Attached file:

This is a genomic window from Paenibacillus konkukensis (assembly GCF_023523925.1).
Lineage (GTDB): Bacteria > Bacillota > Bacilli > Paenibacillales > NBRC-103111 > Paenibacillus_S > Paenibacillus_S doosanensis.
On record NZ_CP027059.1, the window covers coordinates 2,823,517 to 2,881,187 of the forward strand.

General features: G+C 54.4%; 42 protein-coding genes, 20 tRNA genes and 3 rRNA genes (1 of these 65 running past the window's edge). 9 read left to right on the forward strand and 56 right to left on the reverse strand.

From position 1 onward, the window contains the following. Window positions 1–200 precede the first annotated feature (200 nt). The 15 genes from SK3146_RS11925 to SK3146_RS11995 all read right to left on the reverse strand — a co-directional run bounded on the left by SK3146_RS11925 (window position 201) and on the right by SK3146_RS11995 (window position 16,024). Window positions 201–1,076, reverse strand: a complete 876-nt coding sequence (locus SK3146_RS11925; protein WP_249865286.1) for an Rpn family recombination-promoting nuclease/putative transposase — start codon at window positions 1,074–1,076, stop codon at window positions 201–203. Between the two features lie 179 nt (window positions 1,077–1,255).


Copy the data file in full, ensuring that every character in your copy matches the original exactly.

This is a genomic window from Paenibacillus konkukensis (assembly GCF_023523925.1).
Lineage (GTDB): Bacteria > Bacillota > Bacilli > Paenibacillales > NBRC-103111 > Paenibacillus_S > Paenibacillus_S doosanensis.
On record NZ_CP027059.1, the window covers coordinates 2,823,517 to 2,881,187 of the forward strand.

General features: G+C 54.4%; 42 protein-coding genes, 20 tRNA genes and 3 rRNA genes (1 of these 65 running past the window's edge). 9 read left to right on the forward strand and 56 right to left on the reverse strand.

From position 1 onward, the window contains the following. Window positions 1–200 precede the first annotated feature (200 nt). The 15 genes from SK3146_RS11925 to SK3146_RS11995 all read right to left on the reverse strand — a co-directional run bounded on the left by SK3146_RS11925 (window position 201) and on the right by SK3146_RS11995 (window position 16,024). Window positions 201–1,076, reverse strand: a complete 876-nt coding sequence (locus SK3146_RS11925; protein WP_249865286.1) for an Rpn family recombination-promoting nuclease/putative transposase — start codon at window positions 1,074–1,076, stop codon at window positions 201–203. Between the two features lie 179 nt (window positions 1,077–1,255).